What Is Law?
Law is a set of rules created and enforced by social or governmental institutions to regulate behavior. Its precise definition is a longstanding topic of debate. In its broadest sense, it refers to any body of principles that dictate the rights and responsibilities of people within a community or society as a whole. The term is also used to describe the system of laws that governs an individual country or region, including its territories.
The laws of a society are the basis for all other legal activity, from civil disputes to criminal prosecutions. Laws cover a wide variety of topics, from tort law (covering compensation for injuries to persons or property) to zoning ordinances. In addition, laws can be religious or spiritual in nature, as with Shari’ah, or they can address a particular aspect of human life, such as the death penalty for murder.
According to Blackstone, law is a “rule of action imposed by authority upon those under it commanding what is right and prohibiting what is wrong.” It includes both natural laws (from God’s general will) and positive laws devised by man that are consistent with those principles of right reason, views of the nature and constitution of man, and sanctified by divine revelation as those from which the science of morality is deduced.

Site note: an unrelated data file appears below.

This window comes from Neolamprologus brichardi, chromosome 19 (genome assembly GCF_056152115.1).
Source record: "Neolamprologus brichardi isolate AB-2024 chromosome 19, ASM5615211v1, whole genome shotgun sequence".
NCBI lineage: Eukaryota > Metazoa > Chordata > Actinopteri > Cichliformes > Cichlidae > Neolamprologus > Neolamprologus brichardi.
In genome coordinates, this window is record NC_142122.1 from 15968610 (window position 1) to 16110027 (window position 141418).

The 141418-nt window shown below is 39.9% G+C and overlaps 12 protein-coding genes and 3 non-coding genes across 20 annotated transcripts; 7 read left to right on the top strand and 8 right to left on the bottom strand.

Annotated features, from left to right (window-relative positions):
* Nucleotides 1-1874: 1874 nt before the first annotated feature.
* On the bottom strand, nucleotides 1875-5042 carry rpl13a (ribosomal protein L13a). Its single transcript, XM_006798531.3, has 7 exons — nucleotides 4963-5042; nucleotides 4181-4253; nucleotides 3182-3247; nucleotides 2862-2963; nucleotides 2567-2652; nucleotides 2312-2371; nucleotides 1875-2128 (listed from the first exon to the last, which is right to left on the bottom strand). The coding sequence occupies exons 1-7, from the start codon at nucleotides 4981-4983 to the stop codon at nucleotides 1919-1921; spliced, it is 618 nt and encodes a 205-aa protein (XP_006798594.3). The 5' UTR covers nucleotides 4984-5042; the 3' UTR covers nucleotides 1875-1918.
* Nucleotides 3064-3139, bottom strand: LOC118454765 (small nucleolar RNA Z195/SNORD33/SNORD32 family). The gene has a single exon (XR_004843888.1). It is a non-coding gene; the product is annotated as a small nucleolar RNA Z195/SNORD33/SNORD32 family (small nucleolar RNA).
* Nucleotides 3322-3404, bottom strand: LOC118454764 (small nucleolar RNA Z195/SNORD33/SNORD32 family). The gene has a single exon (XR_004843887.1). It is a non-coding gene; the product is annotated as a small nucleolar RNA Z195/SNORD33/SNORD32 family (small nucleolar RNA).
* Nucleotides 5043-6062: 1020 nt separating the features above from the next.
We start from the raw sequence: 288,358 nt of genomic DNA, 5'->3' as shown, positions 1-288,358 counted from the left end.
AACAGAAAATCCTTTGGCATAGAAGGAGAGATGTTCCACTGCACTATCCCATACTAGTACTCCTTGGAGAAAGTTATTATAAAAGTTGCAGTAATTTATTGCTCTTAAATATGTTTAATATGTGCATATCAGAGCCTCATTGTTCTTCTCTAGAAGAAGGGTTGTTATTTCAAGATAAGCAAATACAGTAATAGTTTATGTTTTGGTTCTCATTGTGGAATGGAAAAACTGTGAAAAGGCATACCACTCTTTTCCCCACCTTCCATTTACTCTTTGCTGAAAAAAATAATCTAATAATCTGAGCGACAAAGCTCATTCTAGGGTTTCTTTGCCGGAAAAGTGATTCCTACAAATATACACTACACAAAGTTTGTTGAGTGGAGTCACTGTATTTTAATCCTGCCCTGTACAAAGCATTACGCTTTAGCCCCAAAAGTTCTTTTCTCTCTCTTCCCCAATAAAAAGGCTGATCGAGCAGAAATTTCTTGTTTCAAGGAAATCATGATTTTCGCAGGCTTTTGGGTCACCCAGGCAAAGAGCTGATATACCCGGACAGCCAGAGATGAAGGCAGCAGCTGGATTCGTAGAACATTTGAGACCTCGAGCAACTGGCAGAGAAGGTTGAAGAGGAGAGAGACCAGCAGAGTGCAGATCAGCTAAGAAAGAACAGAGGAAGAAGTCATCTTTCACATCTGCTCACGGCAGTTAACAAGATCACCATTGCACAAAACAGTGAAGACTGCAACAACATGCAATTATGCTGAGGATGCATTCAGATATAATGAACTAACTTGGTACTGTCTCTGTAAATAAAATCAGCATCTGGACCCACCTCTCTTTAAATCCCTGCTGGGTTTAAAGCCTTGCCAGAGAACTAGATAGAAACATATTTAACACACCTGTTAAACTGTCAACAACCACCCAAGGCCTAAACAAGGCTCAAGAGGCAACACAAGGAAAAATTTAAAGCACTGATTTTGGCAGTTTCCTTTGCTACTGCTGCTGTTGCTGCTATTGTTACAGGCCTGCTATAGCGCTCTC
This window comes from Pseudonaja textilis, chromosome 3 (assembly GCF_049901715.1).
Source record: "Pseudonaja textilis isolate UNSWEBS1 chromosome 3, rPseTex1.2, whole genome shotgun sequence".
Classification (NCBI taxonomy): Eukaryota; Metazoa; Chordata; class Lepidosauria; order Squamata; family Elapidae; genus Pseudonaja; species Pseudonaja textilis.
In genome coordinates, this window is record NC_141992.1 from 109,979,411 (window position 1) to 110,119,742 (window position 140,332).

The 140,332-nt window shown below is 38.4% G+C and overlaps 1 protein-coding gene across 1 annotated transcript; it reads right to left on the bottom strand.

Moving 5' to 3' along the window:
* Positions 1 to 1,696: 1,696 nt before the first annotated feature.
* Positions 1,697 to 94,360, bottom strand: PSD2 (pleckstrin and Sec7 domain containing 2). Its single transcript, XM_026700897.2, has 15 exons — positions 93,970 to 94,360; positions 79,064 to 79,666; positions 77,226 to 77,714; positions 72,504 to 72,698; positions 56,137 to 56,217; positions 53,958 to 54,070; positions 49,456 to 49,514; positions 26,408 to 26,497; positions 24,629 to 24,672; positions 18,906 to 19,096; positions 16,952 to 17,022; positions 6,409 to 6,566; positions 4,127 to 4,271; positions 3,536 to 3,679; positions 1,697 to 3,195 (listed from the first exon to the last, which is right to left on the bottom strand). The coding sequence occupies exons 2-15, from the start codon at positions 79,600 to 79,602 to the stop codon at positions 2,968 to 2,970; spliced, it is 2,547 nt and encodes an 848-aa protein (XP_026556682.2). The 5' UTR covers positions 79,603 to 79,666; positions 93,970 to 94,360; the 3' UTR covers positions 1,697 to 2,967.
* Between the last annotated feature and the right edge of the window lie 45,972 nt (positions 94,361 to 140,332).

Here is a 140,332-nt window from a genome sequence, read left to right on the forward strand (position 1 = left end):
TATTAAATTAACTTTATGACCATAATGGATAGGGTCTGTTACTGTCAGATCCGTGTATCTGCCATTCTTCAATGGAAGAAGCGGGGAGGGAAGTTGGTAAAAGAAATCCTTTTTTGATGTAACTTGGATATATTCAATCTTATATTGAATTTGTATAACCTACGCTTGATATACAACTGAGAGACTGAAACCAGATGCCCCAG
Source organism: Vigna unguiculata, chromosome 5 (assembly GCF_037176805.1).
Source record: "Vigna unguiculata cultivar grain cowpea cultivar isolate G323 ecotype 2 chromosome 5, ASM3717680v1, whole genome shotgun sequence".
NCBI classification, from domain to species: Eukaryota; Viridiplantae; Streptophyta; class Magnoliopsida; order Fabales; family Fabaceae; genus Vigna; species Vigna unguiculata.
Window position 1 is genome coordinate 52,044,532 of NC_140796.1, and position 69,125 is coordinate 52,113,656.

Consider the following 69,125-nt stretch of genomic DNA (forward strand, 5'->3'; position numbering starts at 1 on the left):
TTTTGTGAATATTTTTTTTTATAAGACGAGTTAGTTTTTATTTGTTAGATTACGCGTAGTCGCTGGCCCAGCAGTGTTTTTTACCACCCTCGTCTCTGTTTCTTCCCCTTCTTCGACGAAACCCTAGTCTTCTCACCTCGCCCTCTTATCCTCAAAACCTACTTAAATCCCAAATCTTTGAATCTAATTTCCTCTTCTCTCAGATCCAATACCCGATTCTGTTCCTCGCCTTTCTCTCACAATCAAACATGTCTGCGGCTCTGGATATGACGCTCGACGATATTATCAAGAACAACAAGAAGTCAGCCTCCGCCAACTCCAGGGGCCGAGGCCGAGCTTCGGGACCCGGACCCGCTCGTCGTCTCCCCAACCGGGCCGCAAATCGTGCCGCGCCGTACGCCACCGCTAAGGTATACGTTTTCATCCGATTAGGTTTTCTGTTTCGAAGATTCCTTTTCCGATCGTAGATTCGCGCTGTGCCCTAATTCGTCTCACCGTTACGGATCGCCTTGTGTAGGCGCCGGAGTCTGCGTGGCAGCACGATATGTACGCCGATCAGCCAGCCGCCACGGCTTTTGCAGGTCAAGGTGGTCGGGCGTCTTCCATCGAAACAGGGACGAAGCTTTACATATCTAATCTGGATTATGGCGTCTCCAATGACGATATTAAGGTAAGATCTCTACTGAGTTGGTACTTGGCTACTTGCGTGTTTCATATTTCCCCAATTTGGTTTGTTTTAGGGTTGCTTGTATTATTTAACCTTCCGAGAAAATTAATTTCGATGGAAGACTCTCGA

A law must be permanent as to time; uniform as to its operation; and universal as to place. It must also be clear and publicized, with an impartial application to all. This last requirement is based on the biblical directive, “Thou shalt not respect persons in judgment; nor take a gift: for a gift blindeth the eyes of the wise, and perverteth the words of the righteous” (Deuteronomy 16:20).